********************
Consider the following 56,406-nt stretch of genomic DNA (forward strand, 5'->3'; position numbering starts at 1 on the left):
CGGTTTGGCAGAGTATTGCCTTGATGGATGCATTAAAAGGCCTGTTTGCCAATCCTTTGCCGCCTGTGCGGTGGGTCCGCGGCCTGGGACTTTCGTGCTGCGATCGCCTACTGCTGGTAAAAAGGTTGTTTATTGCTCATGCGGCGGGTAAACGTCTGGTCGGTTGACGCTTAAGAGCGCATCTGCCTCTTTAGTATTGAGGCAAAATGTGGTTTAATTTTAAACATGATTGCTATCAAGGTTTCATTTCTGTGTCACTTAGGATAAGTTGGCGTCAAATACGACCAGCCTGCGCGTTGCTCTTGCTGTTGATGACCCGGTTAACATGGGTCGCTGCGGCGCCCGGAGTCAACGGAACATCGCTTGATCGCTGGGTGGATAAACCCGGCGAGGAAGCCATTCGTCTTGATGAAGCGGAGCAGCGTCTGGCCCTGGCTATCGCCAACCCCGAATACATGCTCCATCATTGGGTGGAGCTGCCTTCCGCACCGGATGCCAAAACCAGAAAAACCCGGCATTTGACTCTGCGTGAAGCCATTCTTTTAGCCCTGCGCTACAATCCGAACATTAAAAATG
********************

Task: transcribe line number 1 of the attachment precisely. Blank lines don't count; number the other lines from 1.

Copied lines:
Consider the following 56,406-nt stretch of genomic DNA (forward strand, 5'->3'; position numbering starts at 1 on the left):